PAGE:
29 Apr 2014
I have always thought Jon Gruden was sneaky-good at interviewing NFL prospects. The former coach is intelligent, he’s well-prepared, and he understands how to frame conversations that elicit information without attacking the player–even when delivering criticism. There’s a playfulness on the surface that belies the seriousness of Gruden’s points.
I repeat, this is an experiment and a series I’m writing because I’m curious what I’d see if I studied an interview as if I studied a game. There’s no weight I’m placing on this analysis. The intent is to show the variety of ways different observers can interpret the same interview.
I don’t agree with all the takes I’m positing. I will say that after studying three of these QB Camp shows, there are potential observations that are similar to observations I’ve seen others believe were valid points during job or field interviews as a writer.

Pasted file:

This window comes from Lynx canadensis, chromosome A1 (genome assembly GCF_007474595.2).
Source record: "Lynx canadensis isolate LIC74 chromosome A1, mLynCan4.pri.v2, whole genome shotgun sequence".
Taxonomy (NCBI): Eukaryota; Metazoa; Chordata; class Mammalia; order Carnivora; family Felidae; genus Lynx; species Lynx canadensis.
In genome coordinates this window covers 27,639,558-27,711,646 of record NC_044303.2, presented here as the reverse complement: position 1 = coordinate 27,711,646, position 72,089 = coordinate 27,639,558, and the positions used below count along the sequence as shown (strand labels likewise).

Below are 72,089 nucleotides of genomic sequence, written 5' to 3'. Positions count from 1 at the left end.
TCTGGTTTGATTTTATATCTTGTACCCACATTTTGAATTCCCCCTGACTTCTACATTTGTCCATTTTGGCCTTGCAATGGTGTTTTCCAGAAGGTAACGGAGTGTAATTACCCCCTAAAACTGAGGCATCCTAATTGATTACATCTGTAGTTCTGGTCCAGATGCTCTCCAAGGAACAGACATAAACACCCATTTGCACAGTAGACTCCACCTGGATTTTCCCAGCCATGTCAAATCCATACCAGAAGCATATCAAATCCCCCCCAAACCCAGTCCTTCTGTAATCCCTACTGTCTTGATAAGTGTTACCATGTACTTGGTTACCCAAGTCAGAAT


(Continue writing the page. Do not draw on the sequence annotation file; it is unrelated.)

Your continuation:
Some of these insights may hit the mark–maybe even touch upon something deeper into the player’s personality. However, these takeaways may also be a reflection of a player’s nerves and insecurity about appearing on national television on the eve of the most important job selection process of his life to date.
Read the rest at the link in the title.
4 comments, Last at 01 May 2014, 2:31pm by commissionerleaf
The Giants and Ravens set a record in Super Bowl XXXV with 21 total punts. That record may well be in jeopardy. But in this battle of top defenses, Carolina's superior and more flexible offense gives the Panthers the edge.